Native Language Preservation: A Reference Guide for Establishing Archives and Repositories

During the MET 521 course there has been much discussion around the importance of preserving Native Languages, however very little specific information about how this is done on a practical level has been shared. This PDF guide is a practical reference guide that describes the specific steps and processes to preserve a language. Chapters include:

Chapter 1: Why Preserve Native Heritage Language Materials?

Chapter 2: What to Preserve: A Practical Approach to Preservation

 Chapter 3: What Is a Language Repository?

Chapter 4: How to build infrastructure to Preserve Native Language Materials

Chapter 5: Where to Locate Resources in Selected Native Repositories and How to Find Selected Native Language Materials

Chapter 6: Where to Locate Resources in Selected Educational, Federal, and Other Repositories

Note: There are also 11 assorted appendices included.

November 29, 2010   No Comments

UN Report: Indigenous Rights Ignored In Global IP Policy

This 2010 web site provides a summary of, and link to, reportedly the first UN publication that attempts to provide an overview of the health, education, income, and access to employment status of the estimated 370 million Indigenous individuals living worldwide. The site also describes Western legal views versus Indigenous views of IP ownership. Of particular relevance to MET 521 is the section describing the discussions around perceived IP ownership being undertaken at the World Intellectual Property Organization (WIPO) on traditional knowledge.

November 29, 2010   No Comments

Protocols for Cultural and Intellectual Property Rights of Iwi

This web site lists several Protocols for Cultural and Intellectual Property Rights of the Maori Iwi (traditional tribes), based on the Mataatua Declaration of Indigenous Rights. Included are eight recommendations to Iwi, 5 recommendations to states, national and international agencies, and 9 points describing biodiversity and customary environment management property rights.

Note: I was curious about the term Mataatua. Here’s what Wikipedia had listed for it:

Mataatua was one of the great voyaging canoes by which Polynesians migrated to New Zealand. Māori traditions say that the Mataatua was initially sent from Hawaiki to bring supplies of kūmara to Māori settlements in New Zealand. The Mataatua was captained by Toroa, accompanied by his brother, Puhi; his sister, Muriwai; his son, Ruaihona; and daughter, Wairaka.

November 28, 2010   No Comments

Under CAFTA, Indigenous heritage becomes intellectual property for the United States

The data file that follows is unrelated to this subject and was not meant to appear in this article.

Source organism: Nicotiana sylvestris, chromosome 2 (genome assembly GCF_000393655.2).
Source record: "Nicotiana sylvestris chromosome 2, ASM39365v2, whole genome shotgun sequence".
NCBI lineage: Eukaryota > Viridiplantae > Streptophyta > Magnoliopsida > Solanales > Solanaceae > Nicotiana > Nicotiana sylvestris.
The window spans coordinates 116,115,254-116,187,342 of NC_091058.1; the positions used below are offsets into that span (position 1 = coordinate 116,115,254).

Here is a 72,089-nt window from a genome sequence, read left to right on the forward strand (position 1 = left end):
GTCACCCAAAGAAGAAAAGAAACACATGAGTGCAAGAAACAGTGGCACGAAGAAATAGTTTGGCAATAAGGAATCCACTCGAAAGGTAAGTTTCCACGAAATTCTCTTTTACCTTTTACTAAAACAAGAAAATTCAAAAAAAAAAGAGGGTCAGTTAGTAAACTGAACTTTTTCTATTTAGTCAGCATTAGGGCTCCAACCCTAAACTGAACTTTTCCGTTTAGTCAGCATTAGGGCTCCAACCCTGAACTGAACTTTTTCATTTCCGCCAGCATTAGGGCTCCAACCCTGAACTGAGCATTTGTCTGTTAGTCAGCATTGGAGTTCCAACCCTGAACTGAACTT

Throughout this course, I’ve found discussion around the issue of intellectual property particularly interesting. Living in British Columbia, it would be difficult to miss the ongoing debate around the local fisheries with regard to who owns what, and how far Indigenous people’s rights extend when it comes to rules around harvesting marine resources.

For these reasons, I found the Cancer Plants web page describing foreign ownership of the right to exploit a region’s abundant and diverse tropical flora, very provocative. According to this page, under the intellectual-property provisions of CAFTA, the US has forced legislation in member countries that potentially legalizes patenting the biological resources of the region to the benefit of pharmaceutical and agro-industrial companies. Indigenous communities and environmentalists call these practices biopiracy while international pharmaceutical companies and academic researchers call them bioprospecting. Whatever the term used, the ethical, environmental, and commercial implications of this practice could be enormous.

November 28, 2010   No Comments

The Hans Rausing Endangered Languages Project

The aim of the Hans Rausing Endangered Languages Project (HRELP) is to document endangered languages, train language documenters, preserve and disseminate documentation materials, and support endangered languages.

HRELP is based at SOAS, University of London, and consists of three programmes:

  • The Documentation Programme (ELDP) is providing £15 million in research grants to document the world’s most endangered languages.
  • The Academic Programme (ELAP) Teaches postgraduate courses in language documentation and description, and field linguistics. It also hosts post-doctoral fellows, researchers, visitors, and conducts seminars and training.
  •  The Archiving Programme (ELAR) is preserving and disseminating endangered language documentation, developing resources, and conducting training in documentation and archiving.

For more information:

November 7, 2010   No Comments